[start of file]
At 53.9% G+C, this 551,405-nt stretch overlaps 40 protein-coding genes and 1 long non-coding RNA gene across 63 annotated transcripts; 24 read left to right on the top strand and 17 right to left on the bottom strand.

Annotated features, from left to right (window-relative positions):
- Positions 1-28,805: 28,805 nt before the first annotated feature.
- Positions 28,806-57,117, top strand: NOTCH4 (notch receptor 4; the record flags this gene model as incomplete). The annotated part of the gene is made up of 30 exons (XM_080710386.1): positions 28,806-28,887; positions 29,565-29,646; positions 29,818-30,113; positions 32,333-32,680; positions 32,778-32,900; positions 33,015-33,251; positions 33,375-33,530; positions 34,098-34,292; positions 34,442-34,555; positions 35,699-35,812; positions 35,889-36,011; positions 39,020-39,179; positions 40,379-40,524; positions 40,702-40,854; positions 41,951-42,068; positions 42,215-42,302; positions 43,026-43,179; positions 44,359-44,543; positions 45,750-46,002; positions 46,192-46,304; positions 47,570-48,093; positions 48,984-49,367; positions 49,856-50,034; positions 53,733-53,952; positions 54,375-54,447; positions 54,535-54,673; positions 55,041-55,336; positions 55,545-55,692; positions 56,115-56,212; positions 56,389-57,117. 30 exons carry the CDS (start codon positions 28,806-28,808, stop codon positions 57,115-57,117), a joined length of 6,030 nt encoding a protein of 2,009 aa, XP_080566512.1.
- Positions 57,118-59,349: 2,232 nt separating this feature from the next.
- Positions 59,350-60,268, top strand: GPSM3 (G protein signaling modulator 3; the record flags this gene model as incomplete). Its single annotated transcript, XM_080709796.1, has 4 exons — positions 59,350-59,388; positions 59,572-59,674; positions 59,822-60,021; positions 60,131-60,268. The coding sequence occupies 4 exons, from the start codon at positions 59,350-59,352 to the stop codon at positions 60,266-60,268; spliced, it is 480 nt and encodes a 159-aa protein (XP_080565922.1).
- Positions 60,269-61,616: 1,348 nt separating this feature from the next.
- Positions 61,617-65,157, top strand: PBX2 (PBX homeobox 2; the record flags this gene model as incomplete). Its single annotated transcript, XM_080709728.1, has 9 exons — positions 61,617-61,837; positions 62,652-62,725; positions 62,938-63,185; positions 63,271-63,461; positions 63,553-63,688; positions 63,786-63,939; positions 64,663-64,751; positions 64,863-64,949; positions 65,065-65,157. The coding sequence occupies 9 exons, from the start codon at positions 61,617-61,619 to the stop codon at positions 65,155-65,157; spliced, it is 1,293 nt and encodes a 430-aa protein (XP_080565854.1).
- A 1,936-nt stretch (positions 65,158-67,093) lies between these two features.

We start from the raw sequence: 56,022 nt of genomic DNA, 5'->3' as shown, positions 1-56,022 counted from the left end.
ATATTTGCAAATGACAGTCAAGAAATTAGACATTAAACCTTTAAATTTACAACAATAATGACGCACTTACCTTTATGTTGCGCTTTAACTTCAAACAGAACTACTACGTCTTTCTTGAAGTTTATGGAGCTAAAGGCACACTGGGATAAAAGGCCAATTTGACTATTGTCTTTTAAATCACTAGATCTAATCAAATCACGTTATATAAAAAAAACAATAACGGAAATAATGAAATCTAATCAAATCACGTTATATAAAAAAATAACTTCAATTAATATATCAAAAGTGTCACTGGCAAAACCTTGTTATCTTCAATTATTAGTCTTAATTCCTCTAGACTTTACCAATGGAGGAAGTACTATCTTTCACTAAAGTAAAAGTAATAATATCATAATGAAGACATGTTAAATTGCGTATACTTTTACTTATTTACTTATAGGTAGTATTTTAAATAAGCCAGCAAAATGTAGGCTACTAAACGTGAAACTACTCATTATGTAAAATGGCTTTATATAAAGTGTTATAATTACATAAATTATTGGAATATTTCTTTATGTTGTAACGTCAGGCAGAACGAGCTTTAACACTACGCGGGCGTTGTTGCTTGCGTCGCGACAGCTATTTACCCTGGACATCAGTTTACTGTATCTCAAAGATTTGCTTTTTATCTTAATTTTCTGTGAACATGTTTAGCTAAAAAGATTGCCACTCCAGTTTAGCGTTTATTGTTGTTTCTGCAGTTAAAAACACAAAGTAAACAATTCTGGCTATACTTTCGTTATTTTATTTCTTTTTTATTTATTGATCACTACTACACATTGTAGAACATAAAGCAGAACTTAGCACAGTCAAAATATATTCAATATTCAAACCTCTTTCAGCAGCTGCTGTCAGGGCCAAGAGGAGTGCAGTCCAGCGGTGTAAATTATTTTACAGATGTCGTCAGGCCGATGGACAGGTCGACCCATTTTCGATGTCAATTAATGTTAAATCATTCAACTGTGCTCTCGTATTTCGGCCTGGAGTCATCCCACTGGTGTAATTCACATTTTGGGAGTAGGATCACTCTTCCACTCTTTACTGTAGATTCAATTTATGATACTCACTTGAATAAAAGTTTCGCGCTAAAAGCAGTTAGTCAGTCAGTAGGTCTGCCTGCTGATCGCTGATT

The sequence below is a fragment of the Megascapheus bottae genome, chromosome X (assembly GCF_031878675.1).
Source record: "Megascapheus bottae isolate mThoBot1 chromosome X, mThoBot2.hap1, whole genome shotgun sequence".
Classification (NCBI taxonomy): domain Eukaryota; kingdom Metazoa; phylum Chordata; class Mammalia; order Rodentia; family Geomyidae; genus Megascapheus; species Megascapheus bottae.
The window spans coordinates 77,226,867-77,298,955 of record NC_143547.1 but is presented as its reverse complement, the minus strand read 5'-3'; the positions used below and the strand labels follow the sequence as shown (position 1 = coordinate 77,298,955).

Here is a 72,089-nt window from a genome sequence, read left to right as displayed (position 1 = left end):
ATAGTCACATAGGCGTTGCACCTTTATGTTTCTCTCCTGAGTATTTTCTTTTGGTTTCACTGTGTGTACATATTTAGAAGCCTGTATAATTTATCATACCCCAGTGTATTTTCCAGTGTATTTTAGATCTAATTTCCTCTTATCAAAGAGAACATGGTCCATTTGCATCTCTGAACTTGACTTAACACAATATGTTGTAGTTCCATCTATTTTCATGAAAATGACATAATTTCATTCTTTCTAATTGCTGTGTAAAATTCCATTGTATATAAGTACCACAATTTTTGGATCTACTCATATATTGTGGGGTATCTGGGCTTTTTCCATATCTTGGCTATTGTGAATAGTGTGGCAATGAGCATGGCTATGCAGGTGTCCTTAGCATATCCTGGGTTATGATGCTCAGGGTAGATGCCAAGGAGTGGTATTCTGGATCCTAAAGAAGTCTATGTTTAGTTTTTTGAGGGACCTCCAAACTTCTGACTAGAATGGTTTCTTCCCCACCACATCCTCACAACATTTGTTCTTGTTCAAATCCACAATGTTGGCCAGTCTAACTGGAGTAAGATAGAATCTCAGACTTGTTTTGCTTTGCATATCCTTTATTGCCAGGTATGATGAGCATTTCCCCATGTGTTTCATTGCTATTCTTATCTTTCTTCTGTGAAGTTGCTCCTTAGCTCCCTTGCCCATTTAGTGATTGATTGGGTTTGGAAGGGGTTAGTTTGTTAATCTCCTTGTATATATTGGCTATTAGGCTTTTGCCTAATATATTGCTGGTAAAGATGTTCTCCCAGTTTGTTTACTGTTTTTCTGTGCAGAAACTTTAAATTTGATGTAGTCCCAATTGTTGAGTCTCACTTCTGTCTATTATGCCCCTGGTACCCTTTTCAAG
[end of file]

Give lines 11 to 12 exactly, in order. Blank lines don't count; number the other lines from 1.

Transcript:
ATATTTGCAAATGACAGTCAAGAAATTAGACATTAAACCTTTAAATTTACAACAATAATGACGCACTTACCTTTATGTTGCGCTTTAACTTCAAACAGAACTACTACGTCTTTCTTGAAGTTTATGGAGCTAAAGGCACACTGGGATAAAAGGCCAATTTGACTATTGTCTTTTAAATCACTAGATCTAATCAAATCACGTTATATAAAAAAAACAATAACGGAAATAATGAAATCTAATCAAATCACGTTATATAAAAAAATAACTTCAATTAATATATCAAAAGTGTCACTGGCAAAACCTTGTTATCTTCAATTATTAGTCTTAATTCCTCTAGACTTTACCAATGGAGGAAGTACTATCTTTCACTAAAGTAAAAGTAATAATATCATAATGAAGACATGTTAAATTGCGTATACTTTTACTTATTTACTTATAGGTAGTATTTTAAATAAGCCAGCAAAATGTAGGCTACTAAACGTGAAACTACTCATTATGTAAAATGGCTTTATATAAAGTGTTATAATTACATAAATTATTGGAATATTTCTTTATGTTGTAACGTCAGGCAGAACGAGCTTTAACACTACGCGGGCGTTGTTGCTTGCGTCGCGACAGCTATTTACCCTGGACATCAGTTTACTGTATCTCAAAGATTTGCTTTTTATCTTAATTTTCTGTGAACATGTTTAGCTAAAAAGATTGCCACTCCAGTTTAGCGTTTATTGTTGTTTCTGCAGTTAAAAACACAAAGTAAACAATTCTGGCTATACTTTCGTTATTTTATTTCTTTTTTATTTATTGATCACTACTACACATTGTAGAACATAAAGCAGAACTTAGCACAGTCAAAATATATTCAATATTCAAACCTCTTTCAGCAGCTGCTGTCAGGGCCAAGAGGAGTGCAGTCCAGCGGTGTAAATTATTTTACAGATGTCGTCAGGCCGATGGACAGGTCGACCCATTTTCGATGTCAATTAATGTTAAATCATTCAACTGTGCTCTCGTATTTCGGCCTGGAGTCATCCCACTGGTGTAATTCACATTTTGGGAGTAGGATCACTCTTCCACTCTTTACTGTAGATTCAATTTATGATACTCACTTGAATAAAAGTTTCGCGCTAAAAGCAGTTAGTCAGTCAGTAGGTCTGCCTGCTGATCGCTGATT

The sequence below is a fragment of the Megascapheus bottae genome, chromosome X (assembly GCF_031878675.1).